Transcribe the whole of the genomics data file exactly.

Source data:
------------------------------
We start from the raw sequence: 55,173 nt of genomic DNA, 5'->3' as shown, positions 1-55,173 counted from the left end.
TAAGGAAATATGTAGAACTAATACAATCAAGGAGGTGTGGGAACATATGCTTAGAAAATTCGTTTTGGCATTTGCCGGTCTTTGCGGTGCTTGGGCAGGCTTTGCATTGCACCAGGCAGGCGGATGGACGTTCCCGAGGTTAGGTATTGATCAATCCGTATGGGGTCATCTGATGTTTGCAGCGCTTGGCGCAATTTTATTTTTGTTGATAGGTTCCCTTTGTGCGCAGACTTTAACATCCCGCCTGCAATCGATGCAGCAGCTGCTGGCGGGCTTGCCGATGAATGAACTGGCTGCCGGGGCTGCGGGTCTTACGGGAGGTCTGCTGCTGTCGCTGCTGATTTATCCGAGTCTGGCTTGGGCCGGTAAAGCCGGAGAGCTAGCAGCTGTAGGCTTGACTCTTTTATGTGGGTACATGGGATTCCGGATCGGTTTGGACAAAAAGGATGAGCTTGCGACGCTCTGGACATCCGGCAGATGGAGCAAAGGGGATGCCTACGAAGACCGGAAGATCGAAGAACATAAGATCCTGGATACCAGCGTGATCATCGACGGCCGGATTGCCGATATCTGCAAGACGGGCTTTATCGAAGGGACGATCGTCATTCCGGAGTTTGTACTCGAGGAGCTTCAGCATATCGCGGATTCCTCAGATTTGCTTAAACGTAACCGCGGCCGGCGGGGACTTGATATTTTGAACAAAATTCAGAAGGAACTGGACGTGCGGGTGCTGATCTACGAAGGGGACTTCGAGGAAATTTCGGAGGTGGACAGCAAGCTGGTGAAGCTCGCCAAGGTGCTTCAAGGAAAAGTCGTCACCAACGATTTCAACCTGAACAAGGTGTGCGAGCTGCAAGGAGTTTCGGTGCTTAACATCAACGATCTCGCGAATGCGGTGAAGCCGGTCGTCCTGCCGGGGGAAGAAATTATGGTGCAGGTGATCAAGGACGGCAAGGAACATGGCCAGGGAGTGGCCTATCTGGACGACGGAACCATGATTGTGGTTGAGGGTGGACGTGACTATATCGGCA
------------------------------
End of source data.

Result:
We start from the raw sequence: 55,173 nt of genomic DNA, 5'->3' as shown, positions 1-55,173 counted from the left end.
TAAGGAAATATGTAGAACTAATACAATCAAGGAGGTGTGGGAACATATGCTTAGAAAATTCGTTTTGGCATTTGCCGGTCTTTGCGGTGCTTGGGCAGGCTTTGCATTGCACCAGGCAGGCGGATGGACGTTCCCGAGGTTAGGTATTGATCAATCCGTATGGGGTCATCTGATGTTTGCAGCGCTTGGCGCAATTTTATTTTTGTTGATAGGTTCCCTTTGTGCGCAGACTTTAACATCCCGCCTGCAATCGATGCAGCAGCTGCTGGCGGGCTTGCCGATGAATGAACTGGCTGCCGGGGCTGCGGGTCTTACGGGAGGTCTGCTGCTGTCGCTGCTGATTTATCCGAGTCTGGCTTGGGCCGGTAAAGCCGGAGAGCTAGCAGCTGTAGGCTTGACTCTTTTATGTGGGTACATGGGATTCCGGATCGGTTTGGACAAAAAGGATGAGCTTGCGACGCTCTGGACATCCGGCAGATGGAGCAAAGGGGATGCCTACGAAGACCGGAAGATCGAAGAACATAAGATCCTGGATACCAGCGTGATCATCGACGGCCGGATTGCCGATATCTGCAAGACGGGCTTTATCGAAGGGACGATCGTCATTCCGGAGTTTGTACTCGAGGAGCTTCAGCATATCGCGGATTCCTCAGATTTGCTTAAACGTAACCGCGGCCGGCGGGGACTTGATATTTTGAACAAAATTCAGAAGGAACTGGACGTGCGGGTGCTGATCTACGAAGGGGACTTCGAGGAAATTTCGGAGGTGGACAGCAAGCTGGTGAAGCTCGCCAAGGTGCTTCAAGGAAAAGTCGTCACCAACGATTTCAACCTGAACAAGGTGTGCGAGCTGCAAGGAGTTTCGGTGCTTAACATCAACGATCTCGCGAATGCGGTGAAGCCGGTCGTCCTGCCGGGGGAAGAAATTATGGTGCAGGTGATCAAGGACGGCAAGGAACATGGCCAGGGAGTGGCCTATCTGGACGACGGAACCATGATTGTGGTTGAGGGTGGACGTGACTATATCGGCA